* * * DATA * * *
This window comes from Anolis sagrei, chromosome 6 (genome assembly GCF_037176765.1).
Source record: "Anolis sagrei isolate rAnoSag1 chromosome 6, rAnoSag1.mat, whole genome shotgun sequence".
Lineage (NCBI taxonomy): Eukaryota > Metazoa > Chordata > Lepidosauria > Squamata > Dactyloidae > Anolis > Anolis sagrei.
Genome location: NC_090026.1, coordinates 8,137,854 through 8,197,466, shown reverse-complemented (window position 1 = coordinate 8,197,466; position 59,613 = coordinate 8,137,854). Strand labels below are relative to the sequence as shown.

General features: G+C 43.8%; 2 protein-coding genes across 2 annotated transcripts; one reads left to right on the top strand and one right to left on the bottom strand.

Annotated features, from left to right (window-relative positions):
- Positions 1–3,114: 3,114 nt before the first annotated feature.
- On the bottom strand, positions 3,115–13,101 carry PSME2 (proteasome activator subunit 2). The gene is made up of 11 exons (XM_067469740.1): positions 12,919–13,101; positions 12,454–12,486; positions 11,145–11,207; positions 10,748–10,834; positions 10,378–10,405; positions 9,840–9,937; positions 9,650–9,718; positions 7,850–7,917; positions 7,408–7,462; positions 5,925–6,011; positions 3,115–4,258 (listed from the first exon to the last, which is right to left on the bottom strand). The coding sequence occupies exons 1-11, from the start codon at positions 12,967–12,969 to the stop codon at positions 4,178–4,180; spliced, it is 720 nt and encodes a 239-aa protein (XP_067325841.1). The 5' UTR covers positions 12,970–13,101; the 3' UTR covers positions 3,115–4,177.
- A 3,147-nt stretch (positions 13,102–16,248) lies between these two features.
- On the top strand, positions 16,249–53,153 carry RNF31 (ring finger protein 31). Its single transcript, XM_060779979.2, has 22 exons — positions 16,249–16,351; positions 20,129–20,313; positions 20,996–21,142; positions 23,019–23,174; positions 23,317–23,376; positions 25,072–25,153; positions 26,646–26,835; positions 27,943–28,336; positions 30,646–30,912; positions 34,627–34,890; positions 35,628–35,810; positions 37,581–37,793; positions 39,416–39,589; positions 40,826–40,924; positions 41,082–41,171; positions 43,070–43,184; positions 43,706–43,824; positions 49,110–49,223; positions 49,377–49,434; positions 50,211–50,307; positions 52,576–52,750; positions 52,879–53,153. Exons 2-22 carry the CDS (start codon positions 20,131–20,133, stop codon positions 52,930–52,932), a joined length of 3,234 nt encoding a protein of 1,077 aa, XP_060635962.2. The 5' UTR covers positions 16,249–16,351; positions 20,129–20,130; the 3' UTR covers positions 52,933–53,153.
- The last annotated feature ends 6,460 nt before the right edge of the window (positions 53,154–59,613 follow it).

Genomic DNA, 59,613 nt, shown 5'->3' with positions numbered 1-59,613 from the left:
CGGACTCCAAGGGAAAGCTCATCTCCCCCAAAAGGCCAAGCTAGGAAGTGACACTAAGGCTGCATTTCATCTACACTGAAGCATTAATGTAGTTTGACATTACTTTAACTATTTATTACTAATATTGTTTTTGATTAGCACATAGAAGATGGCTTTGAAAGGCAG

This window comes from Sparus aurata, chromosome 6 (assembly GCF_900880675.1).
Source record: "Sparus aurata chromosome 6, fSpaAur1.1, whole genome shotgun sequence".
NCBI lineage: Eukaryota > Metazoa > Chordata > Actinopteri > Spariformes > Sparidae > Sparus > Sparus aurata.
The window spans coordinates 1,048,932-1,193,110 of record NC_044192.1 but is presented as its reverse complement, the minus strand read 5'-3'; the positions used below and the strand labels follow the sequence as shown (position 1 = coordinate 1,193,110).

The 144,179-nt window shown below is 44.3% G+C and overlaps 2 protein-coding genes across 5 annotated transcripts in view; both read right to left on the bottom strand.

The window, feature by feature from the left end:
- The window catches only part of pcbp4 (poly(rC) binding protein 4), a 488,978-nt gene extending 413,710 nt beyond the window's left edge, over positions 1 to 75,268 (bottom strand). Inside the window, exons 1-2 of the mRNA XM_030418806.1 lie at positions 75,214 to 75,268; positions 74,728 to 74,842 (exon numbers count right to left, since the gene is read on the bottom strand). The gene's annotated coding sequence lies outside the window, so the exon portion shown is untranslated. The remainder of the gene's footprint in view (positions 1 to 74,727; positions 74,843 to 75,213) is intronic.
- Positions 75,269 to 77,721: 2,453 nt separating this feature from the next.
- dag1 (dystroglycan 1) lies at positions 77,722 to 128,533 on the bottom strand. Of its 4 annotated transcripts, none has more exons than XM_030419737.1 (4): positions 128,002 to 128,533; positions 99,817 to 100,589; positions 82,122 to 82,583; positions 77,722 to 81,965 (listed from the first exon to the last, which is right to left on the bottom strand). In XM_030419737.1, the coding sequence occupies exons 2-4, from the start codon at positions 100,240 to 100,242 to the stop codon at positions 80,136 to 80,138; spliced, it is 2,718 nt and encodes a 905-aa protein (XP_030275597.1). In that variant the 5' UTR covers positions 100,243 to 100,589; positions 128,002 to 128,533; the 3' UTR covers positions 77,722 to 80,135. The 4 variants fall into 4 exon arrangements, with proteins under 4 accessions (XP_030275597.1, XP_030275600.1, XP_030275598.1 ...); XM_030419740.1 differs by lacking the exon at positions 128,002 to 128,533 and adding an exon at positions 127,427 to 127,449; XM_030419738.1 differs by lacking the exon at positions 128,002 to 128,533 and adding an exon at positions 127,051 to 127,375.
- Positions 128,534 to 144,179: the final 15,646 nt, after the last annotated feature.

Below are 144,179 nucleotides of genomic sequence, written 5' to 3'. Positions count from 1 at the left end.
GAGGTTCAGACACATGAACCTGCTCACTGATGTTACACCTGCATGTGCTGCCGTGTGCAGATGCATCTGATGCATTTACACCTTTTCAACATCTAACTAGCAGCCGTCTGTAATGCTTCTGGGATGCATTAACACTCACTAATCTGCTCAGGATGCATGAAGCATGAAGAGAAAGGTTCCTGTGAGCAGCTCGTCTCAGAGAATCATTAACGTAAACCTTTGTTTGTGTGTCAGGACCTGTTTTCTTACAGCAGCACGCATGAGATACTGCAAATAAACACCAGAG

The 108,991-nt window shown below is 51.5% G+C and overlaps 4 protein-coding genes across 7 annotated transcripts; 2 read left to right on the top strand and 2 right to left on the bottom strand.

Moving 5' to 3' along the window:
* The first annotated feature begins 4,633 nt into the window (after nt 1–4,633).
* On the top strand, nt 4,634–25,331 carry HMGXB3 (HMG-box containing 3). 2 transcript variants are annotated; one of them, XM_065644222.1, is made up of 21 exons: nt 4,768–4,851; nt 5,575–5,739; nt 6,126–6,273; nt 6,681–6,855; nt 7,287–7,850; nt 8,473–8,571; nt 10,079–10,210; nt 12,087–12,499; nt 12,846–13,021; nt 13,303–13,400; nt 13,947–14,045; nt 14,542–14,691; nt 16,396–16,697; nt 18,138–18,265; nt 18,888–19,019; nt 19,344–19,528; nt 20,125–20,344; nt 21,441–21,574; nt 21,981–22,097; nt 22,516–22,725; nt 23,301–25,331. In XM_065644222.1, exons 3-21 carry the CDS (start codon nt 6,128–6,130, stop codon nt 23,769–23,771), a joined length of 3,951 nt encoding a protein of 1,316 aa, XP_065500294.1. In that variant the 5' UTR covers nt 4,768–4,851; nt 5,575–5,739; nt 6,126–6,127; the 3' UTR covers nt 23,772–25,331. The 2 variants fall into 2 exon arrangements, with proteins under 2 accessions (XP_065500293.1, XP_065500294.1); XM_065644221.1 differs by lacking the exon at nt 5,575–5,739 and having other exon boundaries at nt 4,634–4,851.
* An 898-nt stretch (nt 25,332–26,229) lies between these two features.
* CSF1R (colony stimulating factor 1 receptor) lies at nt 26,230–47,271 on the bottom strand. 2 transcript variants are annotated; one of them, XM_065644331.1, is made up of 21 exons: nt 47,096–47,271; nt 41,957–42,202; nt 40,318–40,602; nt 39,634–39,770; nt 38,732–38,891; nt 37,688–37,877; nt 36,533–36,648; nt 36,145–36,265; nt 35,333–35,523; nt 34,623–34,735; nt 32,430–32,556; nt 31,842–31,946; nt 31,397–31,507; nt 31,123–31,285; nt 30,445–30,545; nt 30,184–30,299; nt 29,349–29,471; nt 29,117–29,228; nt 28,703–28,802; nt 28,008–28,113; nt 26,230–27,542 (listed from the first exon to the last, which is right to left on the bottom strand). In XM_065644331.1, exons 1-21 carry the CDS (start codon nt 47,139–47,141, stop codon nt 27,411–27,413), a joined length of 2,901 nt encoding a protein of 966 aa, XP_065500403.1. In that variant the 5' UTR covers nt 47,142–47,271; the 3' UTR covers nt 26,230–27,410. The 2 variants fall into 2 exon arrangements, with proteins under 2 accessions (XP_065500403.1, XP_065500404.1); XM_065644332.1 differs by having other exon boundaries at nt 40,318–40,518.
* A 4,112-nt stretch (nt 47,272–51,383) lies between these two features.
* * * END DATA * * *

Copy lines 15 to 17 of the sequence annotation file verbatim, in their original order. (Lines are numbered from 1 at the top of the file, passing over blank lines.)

Source record: "Sparus aurata chromosome 6, fSpaAur1.1, whole genome shotgun sequence".
NCBI lineage: Eukaryota > Metazoa > Chordata > Actinopteri > Spariformes > Sparidae > Sparus > Sparus aurata.
The window spans coordinates 1,048,932-1,193,110 of record NC_044192.1 but is presented as its reverse complement, the minus strand read 5'-3'; the positions used below and the strand labels follow the sequence as shown (position 1 = coordinate 1,193,110).